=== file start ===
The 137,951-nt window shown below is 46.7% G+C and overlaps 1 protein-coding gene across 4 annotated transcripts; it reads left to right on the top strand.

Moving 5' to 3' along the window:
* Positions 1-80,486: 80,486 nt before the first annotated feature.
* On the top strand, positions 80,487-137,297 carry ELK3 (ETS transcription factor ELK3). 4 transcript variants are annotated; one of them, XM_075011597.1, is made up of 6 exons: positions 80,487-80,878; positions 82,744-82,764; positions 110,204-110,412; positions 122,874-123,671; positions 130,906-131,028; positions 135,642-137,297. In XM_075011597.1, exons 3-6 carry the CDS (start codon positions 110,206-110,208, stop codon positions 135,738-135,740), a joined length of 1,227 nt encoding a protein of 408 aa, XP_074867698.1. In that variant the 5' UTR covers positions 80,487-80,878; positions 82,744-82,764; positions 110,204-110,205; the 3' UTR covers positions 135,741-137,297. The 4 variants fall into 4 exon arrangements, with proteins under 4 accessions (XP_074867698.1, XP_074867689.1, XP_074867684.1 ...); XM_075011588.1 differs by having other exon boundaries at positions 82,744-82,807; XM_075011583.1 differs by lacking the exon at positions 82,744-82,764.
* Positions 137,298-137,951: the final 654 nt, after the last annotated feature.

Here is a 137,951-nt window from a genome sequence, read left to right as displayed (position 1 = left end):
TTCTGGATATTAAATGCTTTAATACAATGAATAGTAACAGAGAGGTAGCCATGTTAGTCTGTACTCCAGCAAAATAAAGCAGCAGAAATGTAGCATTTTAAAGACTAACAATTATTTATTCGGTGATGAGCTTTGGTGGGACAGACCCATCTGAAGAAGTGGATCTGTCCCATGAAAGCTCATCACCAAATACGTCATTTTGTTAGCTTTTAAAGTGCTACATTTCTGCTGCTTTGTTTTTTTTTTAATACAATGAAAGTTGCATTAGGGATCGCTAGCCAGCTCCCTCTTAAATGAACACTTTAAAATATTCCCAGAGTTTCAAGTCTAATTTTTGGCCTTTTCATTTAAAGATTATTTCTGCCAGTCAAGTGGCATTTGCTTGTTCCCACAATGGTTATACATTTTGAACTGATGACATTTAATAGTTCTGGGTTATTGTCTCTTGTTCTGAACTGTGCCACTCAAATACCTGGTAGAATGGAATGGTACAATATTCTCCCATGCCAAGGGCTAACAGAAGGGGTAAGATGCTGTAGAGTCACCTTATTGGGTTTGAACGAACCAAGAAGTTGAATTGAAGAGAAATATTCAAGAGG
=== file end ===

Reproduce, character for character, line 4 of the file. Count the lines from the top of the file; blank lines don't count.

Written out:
* On the top strand, positions 80,487-137,297 carry ELK3 (ETS transcription factor ELK3). 4 transcript variants are annotated; one of them, XM_075011597.1, is made up of 6 exons: positions 80,487-80,878; positions 82,744-82,764; positions 110,204-110,412; positions 122,874-123,671; positions 130,906-131,028; positions 135,642-137,297. In XM_075011597.1, exons 3-6 carry the CDS (start codon positions 110,206-110,208, stop codon positions 135,738-135,740), a joined length of 1,227 nt encoding a protein of 408 aa, XP_074867698.1. In that variant the 5' UTR covers positions 80,487-80,878; positions 82,744-82,764; positions 110,204-110,205; the 3' UTR covers positions 135,741-137,297. The 4 variants fall into 4 exon arrangements, with proteins under 4 accessions (XP_074867698.1, XP_074867689.1, XP_074867684.1 ...); XM_075011588.1 differs by having other exon boundaries at positions 82,744-82,807; XM_075011583.1 differs by lacking the exon at positions 82,744-82,764.